31 July 2017

Imperial Palaces, Russia 2006

No expense was spared when imperial Russian rulers decided to build. Celebrated international architects, sculptors, craftsmen, and landscape designers were employed to showcase opulence and power. The attention to detail is overwhelming; they all took years of construction plus subsequent additions or improvements. Such monuments inevitably suffered during the Revolution and the Soviet era, but restoration has been careful if not to the same degree at every site.

Tsarskoe Selo is/was a town south of St Petersburg meaning "Tsar's village." Before actually seeing it, my mind was brimming with romantic Russian tales and novels―this was the magical place where generations of royal family and nobility came to the country to play. For me the words triggered imagined scenes of nineteenth century summer frolics and intrigue. For once, the image came true to life, only lacking the live, historical figures.

Two imperial palaces dominate the "village" ... the Catherine Palace and the Alexander Palace. The first was commissioned by Peter the Great for his wife Catherine in 1717 but reconstructed by Empress Elizabeth I in the mid-1700s. The second was built later by Catherine the Great for her grandson, the future Alexander I. It is not possible to see or appreciate both palaces in one day, nor indeed the full extent of even one. One, on our tour.

On my way to the Amber Room!
Catherine Palace, aka the Summer Palace, is the rococo architectural style. Probably the most-viewed treasure of all is the famous, unique Amber Room. Installed by 1770, the panels were fragile and had a dedicated caretaker for maintenance. In 1941 Nazi troops dismantled the room into crates that were hidden no-one knows where now. For the Tercentenary of St Petersburg in 2003, recreation of the Amber Room was completed after twenty years of labour. It was as stunning, as lush, as brilliant as the eyes could absorb.
In 1917; Wikimedia Commons
Just one corner of the restoration

Also in the country, on the Gulf of Finland, the Peterhof Estate is another major tourist draw. Peter the Great began the creation of one of the world's most spectacular parklands. The renowned fountains are the most memorable features in acres where you could stroll all day, coming upon one scene after another. Peter's descendants continued to add further water features of engineering ingenuity. "Peterhof is like an encyclopedia of park design through the age of empire."[1] 

The most famous ensemble of fountains, the Grand Cascade, which runs from the northern facade of the Grand Palace to the Marine Canal, comprises 64 different fountains, and over 200 bronze statues, bas-reliefs, and other decorations. At the centre stands Rastrelli's spectacular statue of Samson wrestling the jaws of a lion. The vista of the Grand Cascade with the Grand Palace behind it, the first sight to great visitors who arrive in Peterhof by sea, is truly breathtaking. The Grotto behind the Grand Cascade, which was once used for small parties, contains the enormous pipes, originally wooden, that feed the fountains.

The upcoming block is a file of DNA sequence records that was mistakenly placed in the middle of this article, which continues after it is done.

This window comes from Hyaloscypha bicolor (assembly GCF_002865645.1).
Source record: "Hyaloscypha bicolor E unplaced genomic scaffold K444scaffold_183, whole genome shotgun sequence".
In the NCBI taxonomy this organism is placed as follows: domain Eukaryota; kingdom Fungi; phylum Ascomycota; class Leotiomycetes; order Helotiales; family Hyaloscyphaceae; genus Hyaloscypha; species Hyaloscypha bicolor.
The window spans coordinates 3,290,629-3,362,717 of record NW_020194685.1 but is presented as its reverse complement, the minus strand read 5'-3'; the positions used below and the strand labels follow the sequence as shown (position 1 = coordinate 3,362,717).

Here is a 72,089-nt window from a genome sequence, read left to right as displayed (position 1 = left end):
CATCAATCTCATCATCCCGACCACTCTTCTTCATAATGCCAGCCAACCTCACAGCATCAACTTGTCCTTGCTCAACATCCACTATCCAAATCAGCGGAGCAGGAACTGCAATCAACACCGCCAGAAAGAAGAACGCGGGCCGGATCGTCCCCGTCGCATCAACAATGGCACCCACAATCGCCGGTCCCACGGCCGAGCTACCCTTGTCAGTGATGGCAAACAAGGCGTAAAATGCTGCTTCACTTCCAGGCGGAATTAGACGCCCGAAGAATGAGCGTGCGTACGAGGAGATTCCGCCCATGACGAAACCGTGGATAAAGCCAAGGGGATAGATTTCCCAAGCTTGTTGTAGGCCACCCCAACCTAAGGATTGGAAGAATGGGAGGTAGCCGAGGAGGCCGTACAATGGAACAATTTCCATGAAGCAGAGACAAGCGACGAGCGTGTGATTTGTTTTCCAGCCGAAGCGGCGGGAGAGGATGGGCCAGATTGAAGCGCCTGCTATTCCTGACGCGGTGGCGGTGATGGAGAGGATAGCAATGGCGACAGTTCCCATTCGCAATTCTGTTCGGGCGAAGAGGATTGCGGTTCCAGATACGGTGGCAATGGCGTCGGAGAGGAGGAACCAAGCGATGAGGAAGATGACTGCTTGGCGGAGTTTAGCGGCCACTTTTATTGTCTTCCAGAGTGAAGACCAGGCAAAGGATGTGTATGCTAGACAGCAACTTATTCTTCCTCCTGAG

Elsewhere in the park, the range and diversity of fountains is astounding, from further monumental ensembles like the Chess Cascade and the Pyramid Fountain, to the ever-popular Joke Fountains, including one which sprays unwary passers-by who step on a particular paving stone.[2]


The Winter Palace complex in St Petersburg includes the Hermitage Museum among its many buildings. Constructed in baroque design under the extravagant eye of Elizabeth I, it was Catherine the Great who added the neo-classical Hermitage and Nicholas I who opened it to the public as a museum. I visited the Hermitage only, a wonderland of art collections that it's estimated would take a person eleven years to explore each exhibit. Endless galleries represent the finest artistic masterpieces the world has seen.

Sprawling across the connected buildings of the Winter Palace, the Small Hermitage and the Old Hermitage, this vast, chaotic and incredibly rich collection is unquestionably the biggest draw for visitors to St. Petersburg. Founded by Catherine the Great who bought up artwork en masse from European aristocrats, embellished by each of her successors, and then massively enriched by Bolshevik confiscations and Red Army seizures in conquered Germany, the Hermitage collection is incredibly varied, ranging from ancient Siberian artifacts to post-impressionist masterpieces by Matisse and Picasso. Equally impressive are the lavishly decorated State Rooms of the Winter Palace, testament to the incredible wealth and extravagant tastes of the Romanov Tsars. [3]

What a privilege to see these historical treasures and revel in beauty while marvelling at the hubris of humankind.

[1] Saint-Petersburg.com (http://www.saint-petersburg.com/peterhof/fountains-peterhof/).
[2] Saint-Petersburg. com (http://www.saint-petersburg.com/peterhof/peterhof-park-and-gardens/).
[3] Saint-Petersburg.com (http://www.saint-petersburg.com/museums/hermitage-museum/winter-palace-and-main-museum-complex/).

© 2017 Brenda Dougall Merriman

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